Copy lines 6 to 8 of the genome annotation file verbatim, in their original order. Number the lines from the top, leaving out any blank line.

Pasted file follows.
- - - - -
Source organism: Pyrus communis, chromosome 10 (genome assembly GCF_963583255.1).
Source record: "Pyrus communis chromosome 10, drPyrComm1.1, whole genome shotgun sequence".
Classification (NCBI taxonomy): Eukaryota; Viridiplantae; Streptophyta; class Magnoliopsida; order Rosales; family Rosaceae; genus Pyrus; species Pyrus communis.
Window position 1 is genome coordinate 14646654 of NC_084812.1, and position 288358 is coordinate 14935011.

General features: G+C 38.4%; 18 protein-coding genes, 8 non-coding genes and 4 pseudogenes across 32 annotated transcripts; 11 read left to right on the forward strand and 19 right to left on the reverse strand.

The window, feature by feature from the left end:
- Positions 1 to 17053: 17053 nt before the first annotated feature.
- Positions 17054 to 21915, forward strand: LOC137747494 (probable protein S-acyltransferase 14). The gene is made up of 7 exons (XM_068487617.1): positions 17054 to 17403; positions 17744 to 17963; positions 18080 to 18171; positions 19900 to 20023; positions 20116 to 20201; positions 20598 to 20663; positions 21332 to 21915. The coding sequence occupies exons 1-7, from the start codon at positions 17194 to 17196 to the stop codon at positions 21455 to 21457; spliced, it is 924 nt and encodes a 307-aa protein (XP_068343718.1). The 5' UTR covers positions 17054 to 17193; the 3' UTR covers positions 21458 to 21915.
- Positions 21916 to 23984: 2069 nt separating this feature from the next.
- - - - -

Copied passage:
The window, feature by feature from the left end:
- Positions 1 to 17053: 17053 nt before the first annotated feature.
- Positions 17054 to 21915, forward strand: LOC137747494 (probable protein S-acyltransferase 14). The gene is made up of 7 exons (XM_068487617.1): positions 17054 to 17403; positions 17744 to 17963; positions 18080 to 18171; positions 19900 to 20023; positions 20116 to 20201; positions 20598 to 20663; positions 21332 to 21915. The coding sequence occupies exons 1-7, from the start codon at positions 17194 to 17196 to the stop codon at positions 21455 to 21457; spliced, it is 924 nt and encodes a 307-aa protein (XP_068343718.1). The 5' UTR covers positions 17054 to 17193; the 3' UTR covers positions 21458 to 21915.